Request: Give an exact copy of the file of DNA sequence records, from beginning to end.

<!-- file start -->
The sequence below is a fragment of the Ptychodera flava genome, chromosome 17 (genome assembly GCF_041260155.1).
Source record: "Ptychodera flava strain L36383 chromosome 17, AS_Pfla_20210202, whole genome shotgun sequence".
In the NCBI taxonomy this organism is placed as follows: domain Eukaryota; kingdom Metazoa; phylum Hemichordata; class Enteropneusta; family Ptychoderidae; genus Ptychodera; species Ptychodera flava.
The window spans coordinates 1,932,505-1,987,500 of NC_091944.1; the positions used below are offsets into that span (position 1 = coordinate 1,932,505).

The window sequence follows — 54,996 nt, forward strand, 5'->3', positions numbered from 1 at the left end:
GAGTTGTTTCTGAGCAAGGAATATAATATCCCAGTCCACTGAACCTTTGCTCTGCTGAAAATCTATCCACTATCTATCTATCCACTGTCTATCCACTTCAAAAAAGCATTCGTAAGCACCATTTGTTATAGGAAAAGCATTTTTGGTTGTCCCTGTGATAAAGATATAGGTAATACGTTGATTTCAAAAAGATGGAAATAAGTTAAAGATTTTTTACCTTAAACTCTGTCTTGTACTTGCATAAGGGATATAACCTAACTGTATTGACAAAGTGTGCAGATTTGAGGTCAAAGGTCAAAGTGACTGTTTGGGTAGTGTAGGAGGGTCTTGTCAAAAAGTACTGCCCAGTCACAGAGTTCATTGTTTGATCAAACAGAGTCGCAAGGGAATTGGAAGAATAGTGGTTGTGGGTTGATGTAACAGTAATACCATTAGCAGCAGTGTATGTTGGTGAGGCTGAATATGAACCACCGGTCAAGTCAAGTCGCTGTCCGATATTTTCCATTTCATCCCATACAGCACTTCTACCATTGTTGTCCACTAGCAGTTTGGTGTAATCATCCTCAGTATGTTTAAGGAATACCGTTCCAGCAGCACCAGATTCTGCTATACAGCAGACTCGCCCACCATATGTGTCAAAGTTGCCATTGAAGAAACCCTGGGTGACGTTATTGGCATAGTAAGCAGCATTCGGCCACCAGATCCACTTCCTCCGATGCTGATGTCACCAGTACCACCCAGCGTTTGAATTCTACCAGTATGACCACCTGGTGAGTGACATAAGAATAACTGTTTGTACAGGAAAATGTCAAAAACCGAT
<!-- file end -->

The sequence below is a fragment of the Ptychodera flava genome, chromosome 17 (genome assembly GCF_041260155.1).
Source record: "Ptychodera flava strain L36383 chromosome 17, AS_Pfla_20210202, whole genome shotgun sequence".
In the NCBI taxonomy this organism is placed as follows: domain Eukaryota; kingdom Metazoa; phylum Hemichordata; class Enteropneusta; family Ptychoderidae; genus Ptychodera; species Ptychodera flava.
The window spans coordinates 1,932,505-1,987,500 of NC_091944.1; the positions used below are offsets into that span (position 1 = coordinate 1,932,505).

The window sequence follows — 54,996 nt, forward strand, 5'->3', positions numbered from 1 at the left end:
GAGTTGTTTCTGAGCAAGGAATATAATATCCCAGTCCACTGAACCTTTGCTCTGCTGAAAATCTATCCACTATCTATCTATCCACTGTCTATCCACTTCAAAAAAGCATTCGTAAGCACCATTTGTTATAGGAAAAGCATTTTTGGTTGTCCCTGTGATAAAGATATAGGTAATACGTTGATTTCAAAAAGATGGAAATAAGTTAAAGATTTTTTACCTTAAACTCTGTCTTGTACTTGCATAAGGGATATAACCTAACTGTATTGACAAAGTGTGCAGATTTGAGGTCAAAGGTCAAAGTGACTGTTTGGGTAGTGTAGGAGGGTCTTGTCAAAAAGTACTGCCCAGTCACAGAGTTCATTGTTTGATCAAACAGAGTCGCAAGGGAATTGGAAGAATAGTGGTTGTGGGTTGATGTAACAGTAATACCATTAGCAGCAGTGTATGTTGGTGAGGCTGAATATGAACCACCGGTCAAGTCAAGTCGCTGTCCGATATTTTCCATTTCATCCCATACAGCACTTCTACCATTGTTGTCCACTAGCAGTTTGGTGTAATCATCCTCAGTATGTTTAAGGAATACCGTTCCAGCAGCACCAGATTCTGCTATACAGCAGACTCGCCCACCATATGTGTCAAAGTTGCCATTGAAGAAACCCTGGGTGACGTTATTGGCATAGTAAGCAGCATTCGGCCACCAGATCCACTTCCTCCGATGCTGATGTCACCAGTACCACCCAGCGTTTGAATTCTACCAGTATGACCACCTGGTGAGTGACATAAGAATAACTGTTTGTACAGGAAAATGTCAAAAACCGAT